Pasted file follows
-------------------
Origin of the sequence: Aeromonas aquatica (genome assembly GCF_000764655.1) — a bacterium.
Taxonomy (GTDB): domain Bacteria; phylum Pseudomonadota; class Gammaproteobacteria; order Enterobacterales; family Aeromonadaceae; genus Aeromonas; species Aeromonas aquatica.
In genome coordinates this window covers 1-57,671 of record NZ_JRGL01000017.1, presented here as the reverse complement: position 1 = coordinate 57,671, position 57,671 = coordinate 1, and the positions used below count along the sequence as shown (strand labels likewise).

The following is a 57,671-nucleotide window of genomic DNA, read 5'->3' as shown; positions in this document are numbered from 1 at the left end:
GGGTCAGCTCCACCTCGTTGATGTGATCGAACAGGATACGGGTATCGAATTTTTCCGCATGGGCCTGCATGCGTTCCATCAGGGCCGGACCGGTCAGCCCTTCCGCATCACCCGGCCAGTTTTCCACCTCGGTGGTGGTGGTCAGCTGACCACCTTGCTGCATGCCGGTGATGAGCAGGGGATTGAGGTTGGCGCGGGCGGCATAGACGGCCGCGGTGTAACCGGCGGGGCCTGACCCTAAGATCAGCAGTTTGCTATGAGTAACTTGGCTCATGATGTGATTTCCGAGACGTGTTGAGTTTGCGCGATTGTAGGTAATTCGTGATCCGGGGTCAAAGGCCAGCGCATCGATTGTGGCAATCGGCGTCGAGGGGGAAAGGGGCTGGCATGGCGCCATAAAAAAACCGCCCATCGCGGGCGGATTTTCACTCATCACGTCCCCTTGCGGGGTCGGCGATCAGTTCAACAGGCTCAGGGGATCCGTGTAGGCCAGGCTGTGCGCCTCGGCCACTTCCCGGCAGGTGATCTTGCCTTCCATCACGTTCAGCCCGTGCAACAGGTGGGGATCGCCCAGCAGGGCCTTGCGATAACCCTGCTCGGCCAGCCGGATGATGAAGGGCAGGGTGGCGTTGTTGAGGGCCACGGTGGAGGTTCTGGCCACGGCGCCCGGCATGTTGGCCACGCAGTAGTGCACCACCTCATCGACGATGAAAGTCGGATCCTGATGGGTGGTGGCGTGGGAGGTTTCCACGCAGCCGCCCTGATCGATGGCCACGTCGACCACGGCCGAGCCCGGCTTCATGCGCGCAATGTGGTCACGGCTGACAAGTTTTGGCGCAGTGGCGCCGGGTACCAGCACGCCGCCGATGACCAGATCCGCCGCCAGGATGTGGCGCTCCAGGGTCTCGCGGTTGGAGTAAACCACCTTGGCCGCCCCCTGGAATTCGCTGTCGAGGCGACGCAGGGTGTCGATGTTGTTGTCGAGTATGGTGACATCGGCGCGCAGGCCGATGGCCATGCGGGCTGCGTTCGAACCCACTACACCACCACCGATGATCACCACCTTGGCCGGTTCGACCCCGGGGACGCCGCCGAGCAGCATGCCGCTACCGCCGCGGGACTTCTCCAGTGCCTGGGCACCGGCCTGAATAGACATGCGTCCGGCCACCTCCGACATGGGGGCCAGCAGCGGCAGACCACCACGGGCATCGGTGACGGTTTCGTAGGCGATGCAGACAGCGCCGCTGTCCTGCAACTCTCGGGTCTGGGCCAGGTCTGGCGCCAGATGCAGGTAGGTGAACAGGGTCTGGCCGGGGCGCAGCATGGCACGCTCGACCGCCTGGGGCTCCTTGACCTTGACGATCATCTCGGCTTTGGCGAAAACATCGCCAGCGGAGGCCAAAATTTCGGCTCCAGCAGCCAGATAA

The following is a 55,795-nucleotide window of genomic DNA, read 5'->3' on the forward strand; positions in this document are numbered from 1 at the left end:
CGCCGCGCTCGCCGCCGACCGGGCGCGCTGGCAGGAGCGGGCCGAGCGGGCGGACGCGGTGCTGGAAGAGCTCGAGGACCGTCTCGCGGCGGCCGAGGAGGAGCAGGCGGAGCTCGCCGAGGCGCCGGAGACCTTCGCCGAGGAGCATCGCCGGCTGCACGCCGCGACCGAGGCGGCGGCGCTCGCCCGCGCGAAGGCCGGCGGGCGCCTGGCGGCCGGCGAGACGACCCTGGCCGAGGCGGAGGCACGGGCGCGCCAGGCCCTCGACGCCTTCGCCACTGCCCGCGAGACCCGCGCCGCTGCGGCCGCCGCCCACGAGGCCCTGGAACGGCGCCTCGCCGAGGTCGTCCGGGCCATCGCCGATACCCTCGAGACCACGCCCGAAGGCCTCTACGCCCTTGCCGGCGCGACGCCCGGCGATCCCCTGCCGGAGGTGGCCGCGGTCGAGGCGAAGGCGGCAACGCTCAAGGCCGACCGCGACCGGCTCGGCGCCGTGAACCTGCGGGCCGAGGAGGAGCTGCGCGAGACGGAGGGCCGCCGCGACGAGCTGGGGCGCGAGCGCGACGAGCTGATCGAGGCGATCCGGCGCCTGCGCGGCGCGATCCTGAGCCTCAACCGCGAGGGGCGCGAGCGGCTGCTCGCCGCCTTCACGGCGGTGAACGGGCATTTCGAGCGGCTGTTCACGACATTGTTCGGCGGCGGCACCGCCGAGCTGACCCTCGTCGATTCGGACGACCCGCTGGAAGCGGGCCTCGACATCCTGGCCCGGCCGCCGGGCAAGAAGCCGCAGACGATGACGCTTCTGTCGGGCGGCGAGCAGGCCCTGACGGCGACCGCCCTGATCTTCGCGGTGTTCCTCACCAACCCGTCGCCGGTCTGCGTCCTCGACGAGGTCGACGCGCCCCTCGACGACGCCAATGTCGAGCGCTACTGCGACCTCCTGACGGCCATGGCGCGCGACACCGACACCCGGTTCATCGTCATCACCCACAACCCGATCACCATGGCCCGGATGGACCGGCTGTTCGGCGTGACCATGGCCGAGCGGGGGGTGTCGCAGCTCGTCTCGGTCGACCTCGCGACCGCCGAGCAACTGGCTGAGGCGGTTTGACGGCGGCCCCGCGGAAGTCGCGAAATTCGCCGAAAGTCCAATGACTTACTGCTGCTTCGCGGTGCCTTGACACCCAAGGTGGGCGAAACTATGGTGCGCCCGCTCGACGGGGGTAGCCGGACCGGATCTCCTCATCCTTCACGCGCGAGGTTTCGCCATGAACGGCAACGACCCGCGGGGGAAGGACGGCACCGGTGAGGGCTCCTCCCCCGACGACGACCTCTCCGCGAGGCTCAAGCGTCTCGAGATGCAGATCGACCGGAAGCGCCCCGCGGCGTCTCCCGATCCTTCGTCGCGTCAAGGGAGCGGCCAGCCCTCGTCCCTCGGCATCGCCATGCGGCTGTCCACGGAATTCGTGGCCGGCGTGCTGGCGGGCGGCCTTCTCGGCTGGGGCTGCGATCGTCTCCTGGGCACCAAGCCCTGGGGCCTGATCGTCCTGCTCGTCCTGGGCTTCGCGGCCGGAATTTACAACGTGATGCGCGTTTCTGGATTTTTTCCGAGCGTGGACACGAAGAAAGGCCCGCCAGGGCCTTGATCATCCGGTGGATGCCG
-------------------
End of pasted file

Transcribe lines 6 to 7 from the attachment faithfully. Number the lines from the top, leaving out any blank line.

The following is a 55,795-nucleotide window of genomic DNA, read 5'->3' on the forward strand; positions in this document are numbered from 1 at the left end:
CGCCGCGCTCGCCGCCGACCGGGCGCGCTGGCAGGAGCGGGCCGAGCGGGCGGACGCGGTGCTGGAAGAGCTCGAGGACCGTCTCGCGGCGGCCGAGGAGGAGCAGGCGGAGCTCGCCGAGGCGCCGGAGACCTTCGCCGAGGAGCATCGCCGGCTGCACGCCGCGACCGAGGCGGCGGCGCTCGCCCGCGCGAAGGCCGGCGGGCGCCTGGCGGCCGGCGAGACGACCCTGGCCGAGGCGGAGGCACGGGCGCGCCAGGCCCTCGACGCCTTCGCCACTGCCCGCGAGACCCGCGCCGCTGCGGCCGCCGCCCACGAGGCCCTGGAACGGCGCCTCGCCGAGGTCGTCCGGGCCATCGCCGATACCCTCGAGACCACGCCCGAAGGCCTCTACGCCCTTGCCGGCGCGACGCCCGGCGATCCCCTGCCGGAGGTGGCCGCGGTCGAGGCGAAGGCGGCAACGCTCAAGGCCGACCGCGACCGGCTCGGCGCCGTGAACCTGCGGGCCGAGGAGGAGCTGCGCGAGACGGAGGGCCGCCGCGACGAGCTGGGGCGCGAGCGCGACGAGCTGATCGAGGCGATCCGGCGCCTGCGCGGCGCGATCCTGAGCCTCAACCGCGAGGGGCGCGAGCGGCTGCTCGCCGCCTTCACGGCGGTGAACGGGCATTTCGAGCGGCTGTTCACGACATTGTTCGGCGGCGGCACCGCCGAGCTGACCCTCGTCGATTCGGACGACCCGCTGGAAGCGGGCCTCGACATCCTGGCCCGGCCGCCGGGCAAGAAGCCGCAGACGATGACGCTTCTGTCGGGCGGCGAGCAGGCCCTGACGGCGACCGCCCTGATCTTCGCGGTGTTCCTCACCAACCCGTCGCCGGTCTGCGTCCTCGACGAGGTCGACGCGCCCCTCGACGACGCCAATGTCGAGCGCTACTGCGACCTCCTGACGGCCATGGCGCGCGACACCGACACCCGGTTCATCGTCATCACCCACAACCCGATCACCATGGCCCGGATGGACCGGCTGTTCGGCGTGACCATGGCCGAGCGGGGGGTGTCGCAGCTCGTCTCGGTCGACCTCGCGACCGCCGAGCAACTGGCTGAGGCGGTTTGACGGCGGCCCCGCGGAAGTCGCGAAATTCGCCGAAAGTCCAATGACTTACTGCTGCTTCGCGGTGCCTTGACACCCAAGGTGGGCGAAACTATGGTGCGCCCGCTCGACGGGGGTAGCCGGACCGGATCTCCTCATCCTTCACGCGCGAGGTTTCGCCATGAACGGCAACGACCCGCGGGGGAAGGACGGCACCGGTGAGGGCTCCTCCCCCGACGACGACCTCTCCGCGAGGCTCAAGCGTCTCGAGATGCAGATCGACCGGAAGCGCCCCGCGGCGTCTCCCGATCCTTCGTCGCGTCAAGGGAGCGGCCAGCCCTCGTCCCTCGGCATCGCCATGCGGCTGTCCACGGAATTCGTGGCCGGCGTGCTGGCGGGCGGCCTTCTCGGCTGGGGCTGCGATCGTCTCCTGGGCACCAAGCCCTGGGGCCTGATCGTCCTGCTCGTCCTGGGCTTCGCGGCCGGAATTTACAACGTGATGCGCGTTTCTGGATTTTTTCCGAGCGTGGACACGAAGAAAGGCCCGCCAGGGCCTTGATCATCCGGTGGATGCCG